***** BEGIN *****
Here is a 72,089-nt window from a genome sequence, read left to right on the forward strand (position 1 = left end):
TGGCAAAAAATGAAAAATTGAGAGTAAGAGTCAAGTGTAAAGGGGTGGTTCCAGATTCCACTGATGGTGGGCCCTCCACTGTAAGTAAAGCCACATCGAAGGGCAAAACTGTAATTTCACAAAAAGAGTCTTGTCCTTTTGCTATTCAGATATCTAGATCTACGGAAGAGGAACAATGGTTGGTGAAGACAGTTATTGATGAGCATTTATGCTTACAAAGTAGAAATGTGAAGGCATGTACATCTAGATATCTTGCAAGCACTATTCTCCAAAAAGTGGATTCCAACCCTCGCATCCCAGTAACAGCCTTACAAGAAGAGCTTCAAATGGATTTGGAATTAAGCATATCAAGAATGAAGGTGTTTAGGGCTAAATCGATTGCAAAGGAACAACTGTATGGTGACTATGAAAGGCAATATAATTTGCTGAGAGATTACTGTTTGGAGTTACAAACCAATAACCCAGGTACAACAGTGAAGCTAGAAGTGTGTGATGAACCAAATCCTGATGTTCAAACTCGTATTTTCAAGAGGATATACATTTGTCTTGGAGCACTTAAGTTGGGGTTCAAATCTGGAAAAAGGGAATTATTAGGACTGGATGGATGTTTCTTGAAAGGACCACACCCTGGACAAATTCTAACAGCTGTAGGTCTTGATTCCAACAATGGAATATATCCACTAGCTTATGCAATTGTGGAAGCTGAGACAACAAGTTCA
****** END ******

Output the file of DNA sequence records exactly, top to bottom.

Here is a 72,089-nt window from a genome sequence, read left to right on the forward strand (position 1 = left end):
TGGCAAAAAATGAAAAATTGAGAGTAAGAGTCAAGTGTAAAGGGGTGGTTCCAGATTCCACTGATGGTGGGCCCTCCACTGTAAGTAAAGCCACATCGAAGGGCAAAACTGTAATTTCACAAAAAGAGTCTTGTCCTTTTGCTATTCAGATATCTAGATCTACGGAAGAGGAACAATGGTTGGTGAAGACAGTTATTGATGAGCATTTATGCTTACAAAGTAGAAATGTGAAGGCATGTACATCTAGATATCTTGCAAGCACTATTCTCCAAAAAGTGGATTCCAACCCTCGCATCCCAGTAACAGCCTTACAAGAAGAGCTTCAAATGGATTTGGAATTAAGCATATCAAGAATGAAGGTGTTTAGGGCTAAATCGATTGCAAAGGAACAACTGTATGGTGACTATGAAAGGCAATATAATTTGCTGAGAGATTACTGTTTGGAGTTACAAACCAATAACCCAGGTACAACAGTGAAGCTAGAAGTGTGTGATGAACCAAATCCTGATGTTCAAACTCGTATTTTCAAGAGGATATACATTTGTCTTGGAGCACTTAAGTTGGGGTTCAAATCTGGAAAAAGGGAATTATTAGGACTGGATGGATGTTTCTTGAAAGGACCACACCCTGGACAAATTCTAACAGCTGTAGGTCTTGATTCCAACAATGGAATATATCCACTAGCTTATGCAATTGTGGAAGCTGAGACAACAAGTTCA